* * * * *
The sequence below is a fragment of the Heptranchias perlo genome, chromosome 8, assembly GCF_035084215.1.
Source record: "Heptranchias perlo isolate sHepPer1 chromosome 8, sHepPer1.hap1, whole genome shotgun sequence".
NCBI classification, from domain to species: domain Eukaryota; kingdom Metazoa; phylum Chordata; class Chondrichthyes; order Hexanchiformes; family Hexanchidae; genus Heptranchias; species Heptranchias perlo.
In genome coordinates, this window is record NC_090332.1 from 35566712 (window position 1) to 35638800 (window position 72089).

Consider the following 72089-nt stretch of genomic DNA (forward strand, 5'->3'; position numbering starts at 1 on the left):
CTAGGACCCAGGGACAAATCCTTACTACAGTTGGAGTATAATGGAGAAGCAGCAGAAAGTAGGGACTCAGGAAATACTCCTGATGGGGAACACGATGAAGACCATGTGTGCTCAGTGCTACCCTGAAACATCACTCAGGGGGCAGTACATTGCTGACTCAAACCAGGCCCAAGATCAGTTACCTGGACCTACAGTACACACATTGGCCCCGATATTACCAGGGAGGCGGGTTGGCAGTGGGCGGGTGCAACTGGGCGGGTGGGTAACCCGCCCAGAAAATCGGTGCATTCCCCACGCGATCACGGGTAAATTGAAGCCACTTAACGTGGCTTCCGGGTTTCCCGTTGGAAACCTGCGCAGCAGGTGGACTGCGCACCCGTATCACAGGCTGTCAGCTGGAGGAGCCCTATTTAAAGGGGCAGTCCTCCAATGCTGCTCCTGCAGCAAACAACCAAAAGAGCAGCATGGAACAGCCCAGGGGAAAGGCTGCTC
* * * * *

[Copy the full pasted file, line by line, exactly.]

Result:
The sequence below is a fragment of the Heptranchias perlo genome, chromosome 8, assembly GCF_035084215.1.
Source record: "Heptranchias perlo isolate sHepPer1 chromosome 8, sHepPer1.hap1, whole genome shotgun sequence".
NCBI classification, from domain to species: domain Eukaryota; kingdom Metazoa; phylum Chordata; class Chondrichthyes; order Hexanchiformes; family Hexanchidae; genus Heptranchias; species Heptranchias perlo.
In genome coordinates, this window is record NC_090332.1 from 35566712 (window position 1) to 35638800 (window position 72089).

Consider the following 72089-nt stretch of genomic DNA (forward strand, 5'->3'; position numbering starts at 1 on the left):
CTAGGACCCAGGGACAAATCCTTACTACAGTTGGAGTATAATGGAGAAGCAGCAGAAAGTAGGGACTCAGGAAATACTCCTGATGGGGAACACGATGAAGACCATGTGTGCTCAGTGCTACCCTGAAACATCACTCAGGGGGCAGTACATTGCTGACTCAAACCAGGCCCAAGATCAGTTACCTGGACCTACAGTACACACATTGGCCCCGATATTACCAGGGAGGCGGGTTGGCAGTGGGCGGGTGCAACTGGGCGGGTGGGTAACCCGCCCAGAAAATCGGTGCATTCCCCACGCGATCACGGGTAAATTGAAGCCACTTAACGTGGCTTCCGGGTTTCCCGTTGGAAACCTGCGCAGCAGGTGGACTGCGCACCCGTATCACAGGCTGTCAGCTGGAGGAGCCCTATTTAAAGGGGCAGTCCTCCAATGCTGCTCCTGCAGCAAACAACCAAAAGAGCAGCATGGAACAGCCCAGGGGAAAGGCTGCTC